Please also provide a review of products which are available to enhance the acoustic performance of a vented facade. This information can also be complemented with acoustics details relating to cross ventilation. (500 words) 3 of 4 AR50345

Q5 Reverberation time calculation. (15 marks)
Compose an Excel spreadsheet that calculates the absorption coefficient of the sound absorbing panels in the East Building classroom from 125 Hz to 4000 Hz (octave bands). To do this you should use the test data from the practical session for the empty room (with tables and chairs removed).                                    This data is as follows:
Octave Band Centre Frequency, Hz
125 250 500 1000 2000 4000
Measured Average RT Empty
(Seconds)
0.9 0.8 0.9 0.7 0.7 0.6
The room dimensions may be taken as 13.2W x 5.2D x 3.2H.
There are 65 absorptive panels each with an area of 0.45mx 0.6m. You will need to estimate the absorption coefficients for the other surfaces (e.g. carpet, concrete soffit, glass facade, studwork
walls and doors and use these to calculate the absorption coefficient of the panels. What effect would distributing the panels throughout the room have compared with locating the panels in one large area?

Q6 A building has two items of plant on the roof, (a kitchen extract fan and a kitchen supply fan). The sound power levels of the units are as follows: (20 marks)
Frequency 63Hz 125Hz 250Hz 500Hz 1kHz 2kHz 4kHz
Kitchen Extract 84 85 83 80 78 76 72
Kitchen Supply 76 78 78 75 73 70 68
Calculate the A-weighted sound pressure level (dBA) at the nearest house, which is approximately 25m from the plant. You may assume that the kitchen extract fan is screened by a parapet that just obscures the line of sight. The kitchen supply fan is un-screened. You should clearly identify each step in your calculation or submit a spreadsheet.

Question 1: Part B

dBA for the following spectra:

 32 Hz 64 Hz 125 Hz 250 Hz 500 Hz 1 kHz 2 kHz 4 kHz 8 kHz 30 30 30 45 20 30 20 25 25 35 53 60 30 35 30 50 36 35 65 83 90 75 43 35 30 45 55 10 10 10 10 10 10 10 10 10

NR for the following spectra:

 32 Hz 64 Hz 125 Hz 250 Hz 500 Hz 1 kHz 2 kHz 4 kHz 8 kHz 30 30 25 35 30 45 20 35 30 30 50 65 30 35 30 50 36 35 65 83 90 75 43 35 25 40 50 10 10 10 10 10 10 10 10 10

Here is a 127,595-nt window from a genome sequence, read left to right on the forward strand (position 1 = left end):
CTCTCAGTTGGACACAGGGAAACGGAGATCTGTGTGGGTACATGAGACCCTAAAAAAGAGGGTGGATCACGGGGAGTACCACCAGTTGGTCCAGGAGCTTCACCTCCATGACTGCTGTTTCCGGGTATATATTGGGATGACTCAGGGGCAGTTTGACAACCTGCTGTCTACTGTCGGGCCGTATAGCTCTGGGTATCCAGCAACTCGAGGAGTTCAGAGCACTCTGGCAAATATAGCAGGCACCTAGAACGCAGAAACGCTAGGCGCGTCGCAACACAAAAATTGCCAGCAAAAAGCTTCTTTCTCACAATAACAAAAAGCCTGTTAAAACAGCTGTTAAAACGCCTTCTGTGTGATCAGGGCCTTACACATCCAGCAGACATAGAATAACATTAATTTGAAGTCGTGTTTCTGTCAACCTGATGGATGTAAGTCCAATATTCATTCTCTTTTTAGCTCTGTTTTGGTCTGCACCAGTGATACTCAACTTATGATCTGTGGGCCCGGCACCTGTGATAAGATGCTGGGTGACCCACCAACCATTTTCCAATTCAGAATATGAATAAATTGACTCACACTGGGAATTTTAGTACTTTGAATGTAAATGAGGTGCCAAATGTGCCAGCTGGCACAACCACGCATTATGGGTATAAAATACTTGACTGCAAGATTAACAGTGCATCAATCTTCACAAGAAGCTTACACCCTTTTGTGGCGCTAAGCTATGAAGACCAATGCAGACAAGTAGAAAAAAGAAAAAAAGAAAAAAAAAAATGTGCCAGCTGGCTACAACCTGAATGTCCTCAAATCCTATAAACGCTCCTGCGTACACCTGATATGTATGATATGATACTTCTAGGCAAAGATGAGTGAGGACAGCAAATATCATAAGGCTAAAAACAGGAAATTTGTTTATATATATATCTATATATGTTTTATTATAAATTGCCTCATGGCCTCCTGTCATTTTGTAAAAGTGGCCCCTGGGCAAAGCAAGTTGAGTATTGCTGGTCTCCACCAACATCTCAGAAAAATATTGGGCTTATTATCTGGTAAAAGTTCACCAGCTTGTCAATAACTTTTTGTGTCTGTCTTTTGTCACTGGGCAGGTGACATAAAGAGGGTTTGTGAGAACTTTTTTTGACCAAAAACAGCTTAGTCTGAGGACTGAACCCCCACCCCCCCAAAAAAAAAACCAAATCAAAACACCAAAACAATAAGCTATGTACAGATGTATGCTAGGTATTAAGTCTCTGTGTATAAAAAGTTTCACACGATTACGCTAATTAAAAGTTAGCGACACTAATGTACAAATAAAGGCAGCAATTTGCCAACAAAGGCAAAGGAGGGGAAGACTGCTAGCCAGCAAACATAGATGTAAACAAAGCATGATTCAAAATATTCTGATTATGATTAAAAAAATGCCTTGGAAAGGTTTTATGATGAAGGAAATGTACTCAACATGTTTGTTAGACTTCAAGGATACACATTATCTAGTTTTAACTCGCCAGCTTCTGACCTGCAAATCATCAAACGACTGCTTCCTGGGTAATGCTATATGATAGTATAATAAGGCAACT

Question 2: Part A

The composite sound reduction of two elements can be used using the weighted sound reduction index formula given below:

Where;

D = Level difference

S = Area of the test element through which the noise is transmitted

A = Total sound absorption by the element

Therefore, the composite sound reduction of the two elements can be determined by using the above formulae which can be used to the absorption factors of the two elements given by [ ]. With the absorption factors of the two elements and the average sound pressure of the source and receiving area, the composite sound reduction can be determined for the two elements.

Question 2: Part B

Using the explanation given above it is possible to show that the 10 dB rule works, i.e. “There is no benefit in increasing the sound reduction of the larger element more that 10 dB over the smaller element which has a lesser sound reduction.”

Let’s now consider the parameters of the two elements;

Element 1: Area = 9 m2 and Rw = 40 dB

Element 2: Area = 2 m2 and Rw = 30 dB

The composite sound reduction equation provided above can be used to proof that the 10 dB rule works, by computing the absorption factors for each element, which in the case of these two elements can be calculated from the given details of the two elements. The calculations for absorption factors for the two elements are shown below:

Element 1

Element 2

The above results for the absorption factors of both elements proves the 10 dB rule since their values are close despite the difference of 10 dB between the two elements.

Question 3: Part A

Sound Reduction is given by the formula shown below:

• Glass/windows

• Brick wall

• Spandrel panels

Question 3: Part B

The plot is shown below:

Question 4

Acoustics and sustainability are the two key considerations when designing sustainable or green buildings mainly because both are positively related in terms of the selected specifications, where those of one aspect of a building i.e. acoustics are dependent of the specifications of the building’s sustainability. This is highly attributable to the fact that, acoustics which are majorly concerned with sound insulation have become a very important factor when designing sustainable buildings as our environments continue to become noisier. The reason why acoustic has become a highly influential factor is because sound insulation has a significant impact on the extents of embodied energy in a particular building, which makes it essential to clearly understand the effect of sound insulation on embodied energy levels right from the beginning of the designing of sustainable buildings.

The close connection between acoustic (sound insulation) and sustainability is how the former influences the latter on basis of embodied energy, especially because embodied energy in a particular building can be effectively reduced by re-using an existing building through refurbishments that enables acoustic specifications are fulfilled in a manner that is very cost effective. This is in most cases achieved through timely up front acoustic testing of an existing building to understand its performance prior to refurbishment. Hence, upon establishing the acoustic performance of an existing building as well as understanding its restrictions and limitations, the sustainability of the building can be significantly improved by alleviating these restrictions or limitations.